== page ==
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Success Stories

This page provides encouragement from people that have experience of what you are going through. 

Please remember to add your voice to the crowd when things are better.


""After Vanessa Mason laid a charge of assault against Patrick, then 16, they both realised they needed help. She spoke to one of the policemen and asked him to counsel Patrick. "One day Patrick came to me and said he thought he needed to go into rehab because he wanted to stop hurting me and be the Patrick he used to be," she says. "He went into an in-house adolescent facility  and his has made quite a U-turn." - Readers Digest June 2003, p 44.


 ""Simonne Wright ... was lying unconscious on the floor ... she  slept for more than two days. When she woke she told her family she wanted to go back into rehab, to rebuild her life. She was taken to Stepping Stones ... and started her treatment eagerly. She made friends of the same age with the same problems at the centre and started feeling good about herself again. 

 "The turning point for me came when I saw how much I was hurting my family," she recalls. "My mother cried so hard after I regained consciousness from my overdose, and I realised that I needed my family and they needed me. I  also wanted my dreams to come true and knew that only I could make it happen."

Simmone finished her treatment and is now (16 and in Grade 10) a happy teenager with normal hobbies. "My school marks have improved and I've even started surfing again. And I'm always available to help other teenagers with the same problem. The thing I impress on them is that drinking does not make you happy or solve your problems. It just turns your life into a living nightmare.""  - Readers Digest June 2003, p 44.


1.      My name is Jacques and I am an alcoholic. I had my first real drink at age 15, I was at a cousins wedding and thought that it would be sophisticated and cool to join my sisterís boyfriend (who is 4 years older) at drinking beer and wine. I had issues with who I was as I thought that I was boring and just not quite good enough. So I had the first attempt at reinventing my personality and image that evening. Of course I got horribly drunk, passed out in the menís room of the swank hotel that the reception was at and threw up all over myself, and later on the band playing at the wedding. I blacked out on that first occasion and barely remember, but reconstructed events from what I was told.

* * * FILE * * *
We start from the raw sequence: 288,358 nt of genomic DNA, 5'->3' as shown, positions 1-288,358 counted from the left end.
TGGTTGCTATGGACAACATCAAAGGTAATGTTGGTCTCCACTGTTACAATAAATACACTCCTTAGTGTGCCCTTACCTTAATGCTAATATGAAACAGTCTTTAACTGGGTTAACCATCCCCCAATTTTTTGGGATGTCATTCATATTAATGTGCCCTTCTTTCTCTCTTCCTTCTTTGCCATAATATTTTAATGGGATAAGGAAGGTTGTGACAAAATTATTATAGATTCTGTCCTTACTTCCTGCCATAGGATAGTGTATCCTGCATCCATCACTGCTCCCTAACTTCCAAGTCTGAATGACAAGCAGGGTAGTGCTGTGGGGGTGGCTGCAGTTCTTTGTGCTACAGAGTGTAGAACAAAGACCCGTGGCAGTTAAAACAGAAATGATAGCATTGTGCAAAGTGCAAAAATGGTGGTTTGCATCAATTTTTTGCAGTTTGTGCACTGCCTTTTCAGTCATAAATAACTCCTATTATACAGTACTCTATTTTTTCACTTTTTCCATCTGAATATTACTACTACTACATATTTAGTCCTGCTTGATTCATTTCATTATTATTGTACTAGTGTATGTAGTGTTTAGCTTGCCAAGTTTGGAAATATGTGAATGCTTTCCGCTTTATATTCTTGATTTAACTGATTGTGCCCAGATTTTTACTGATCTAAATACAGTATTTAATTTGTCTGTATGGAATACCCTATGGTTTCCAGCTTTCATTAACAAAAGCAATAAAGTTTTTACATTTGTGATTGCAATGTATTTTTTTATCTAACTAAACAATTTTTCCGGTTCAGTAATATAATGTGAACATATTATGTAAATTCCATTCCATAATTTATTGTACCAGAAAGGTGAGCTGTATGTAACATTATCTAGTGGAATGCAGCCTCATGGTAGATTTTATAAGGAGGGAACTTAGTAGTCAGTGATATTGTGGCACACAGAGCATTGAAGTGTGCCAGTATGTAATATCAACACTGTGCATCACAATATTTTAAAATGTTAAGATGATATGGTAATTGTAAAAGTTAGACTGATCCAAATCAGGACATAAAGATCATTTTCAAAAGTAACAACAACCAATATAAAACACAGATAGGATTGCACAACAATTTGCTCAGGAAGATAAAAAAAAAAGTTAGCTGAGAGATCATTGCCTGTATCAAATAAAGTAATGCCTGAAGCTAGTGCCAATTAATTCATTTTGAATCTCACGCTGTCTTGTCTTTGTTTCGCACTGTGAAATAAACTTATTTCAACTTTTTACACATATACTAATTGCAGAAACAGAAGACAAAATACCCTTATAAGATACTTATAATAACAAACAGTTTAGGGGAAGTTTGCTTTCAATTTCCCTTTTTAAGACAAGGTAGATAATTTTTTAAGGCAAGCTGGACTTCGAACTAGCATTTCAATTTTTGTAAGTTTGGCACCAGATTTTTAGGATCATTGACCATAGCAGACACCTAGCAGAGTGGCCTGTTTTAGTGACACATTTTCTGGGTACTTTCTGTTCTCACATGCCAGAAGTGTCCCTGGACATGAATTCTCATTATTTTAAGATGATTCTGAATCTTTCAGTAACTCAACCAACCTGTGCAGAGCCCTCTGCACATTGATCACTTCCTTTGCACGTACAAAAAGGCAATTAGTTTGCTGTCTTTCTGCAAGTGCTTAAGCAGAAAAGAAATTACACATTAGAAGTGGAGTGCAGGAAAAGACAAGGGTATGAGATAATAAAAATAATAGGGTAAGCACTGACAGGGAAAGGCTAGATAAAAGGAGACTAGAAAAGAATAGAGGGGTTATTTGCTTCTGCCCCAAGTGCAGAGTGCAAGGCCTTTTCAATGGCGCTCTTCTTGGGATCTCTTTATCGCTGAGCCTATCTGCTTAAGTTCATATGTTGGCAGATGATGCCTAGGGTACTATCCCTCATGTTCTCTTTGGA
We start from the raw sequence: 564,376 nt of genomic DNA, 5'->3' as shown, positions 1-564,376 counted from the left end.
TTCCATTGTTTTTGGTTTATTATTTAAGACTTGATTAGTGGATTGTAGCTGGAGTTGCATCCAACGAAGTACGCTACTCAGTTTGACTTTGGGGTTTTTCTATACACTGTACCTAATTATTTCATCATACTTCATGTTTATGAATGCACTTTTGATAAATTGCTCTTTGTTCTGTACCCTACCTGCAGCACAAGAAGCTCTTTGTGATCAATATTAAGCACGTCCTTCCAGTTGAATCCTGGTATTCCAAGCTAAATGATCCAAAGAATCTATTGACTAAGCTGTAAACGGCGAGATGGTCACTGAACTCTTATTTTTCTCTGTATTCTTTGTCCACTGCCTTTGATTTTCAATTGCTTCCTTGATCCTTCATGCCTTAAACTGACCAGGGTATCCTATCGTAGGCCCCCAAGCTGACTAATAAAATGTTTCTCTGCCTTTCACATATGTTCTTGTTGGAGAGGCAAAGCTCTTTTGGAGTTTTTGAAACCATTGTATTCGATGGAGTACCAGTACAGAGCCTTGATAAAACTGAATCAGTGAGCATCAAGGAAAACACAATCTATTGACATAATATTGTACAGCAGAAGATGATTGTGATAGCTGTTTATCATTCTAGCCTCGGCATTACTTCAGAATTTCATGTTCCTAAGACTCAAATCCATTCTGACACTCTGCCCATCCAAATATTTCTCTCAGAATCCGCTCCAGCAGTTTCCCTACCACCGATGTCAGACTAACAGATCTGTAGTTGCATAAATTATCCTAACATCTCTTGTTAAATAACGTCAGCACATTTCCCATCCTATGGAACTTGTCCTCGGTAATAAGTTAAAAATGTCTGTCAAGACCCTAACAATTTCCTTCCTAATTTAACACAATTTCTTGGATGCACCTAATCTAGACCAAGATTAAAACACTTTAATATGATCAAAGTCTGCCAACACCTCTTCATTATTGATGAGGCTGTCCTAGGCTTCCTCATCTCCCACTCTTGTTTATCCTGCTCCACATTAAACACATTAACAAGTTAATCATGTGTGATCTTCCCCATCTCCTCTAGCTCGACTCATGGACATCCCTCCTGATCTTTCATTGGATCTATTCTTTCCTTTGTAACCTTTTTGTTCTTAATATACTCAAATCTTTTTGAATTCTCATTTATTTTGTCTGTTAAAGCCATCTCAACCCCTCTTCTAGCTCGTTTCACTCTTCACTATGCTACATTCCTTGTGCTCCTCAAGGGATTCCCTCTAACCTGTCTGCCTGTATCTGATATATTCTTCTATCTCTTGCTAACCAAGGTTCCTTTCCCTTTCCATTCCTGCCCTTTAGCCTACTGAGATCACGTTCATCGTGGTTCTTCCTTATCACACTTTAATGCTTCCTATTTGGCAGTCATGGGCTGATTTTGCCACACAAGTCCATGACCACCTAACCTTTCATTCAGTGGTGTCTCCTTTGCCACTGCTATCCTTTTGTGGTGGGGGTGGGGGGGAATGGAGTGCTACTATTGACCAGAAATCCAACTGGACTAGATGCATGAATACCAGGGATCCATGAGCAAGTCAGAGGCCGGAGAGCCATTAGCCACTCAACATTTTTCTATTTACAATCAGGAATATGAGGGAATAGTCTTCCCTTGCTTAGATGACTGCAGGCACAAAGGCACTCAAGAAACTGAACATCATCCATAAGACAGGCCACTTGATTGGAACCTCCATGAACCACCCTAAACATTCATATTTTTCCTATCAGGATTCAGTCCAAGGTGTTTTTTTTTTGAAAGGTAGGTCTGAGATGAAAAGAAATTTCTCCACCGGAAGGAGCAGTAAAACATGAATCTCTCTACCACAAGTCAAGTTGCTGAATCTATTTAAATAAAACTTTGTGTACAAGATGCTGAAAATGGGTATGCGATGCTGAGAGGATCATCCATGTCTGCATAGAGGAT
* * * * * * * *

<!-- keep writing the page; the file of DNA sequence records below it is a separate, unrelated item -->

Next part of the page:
2.      I come from a family where my father drinks A LOT, and know what it is like being the family of an heavy drinker....(lets call it  alcoholic).... what one goes through and the pain and humiliation  that they go through, the family and the alcoholic.

3.      I then had a few more attempts at school where, again, each time I drank, it was not as others do and the outcome was devastating. I am of good intelligence and in every other aspect of my life have always been very successful. In fact exceeded the average in many cases. I studied after school and thought it was normal to go out and drink at clubs and pubs on a REGULAR basis. (Every night). Hell I was a student, wasnít that what life was all about. Each time I drank, there was almost no limit to how much I would drink.

4.      At first these occasions were fun and the alcohol helped me fit in with society, I could also be whatever and whomever I wanted to be. I was unable to hold down relationships for any long period of time as for the most part would feel claustrophobic in relationships. I would break up with partners for any reason.... acting like a young single and student-like person each time I did so. The party was ever going.  Never ending and there was always an occasion to drink if I wanted to. I didnít drink habitually (all the time) once I started working full time, at first, but soon after living with my fiancťe I would drink on a somewhat regular occasion. Even during the week.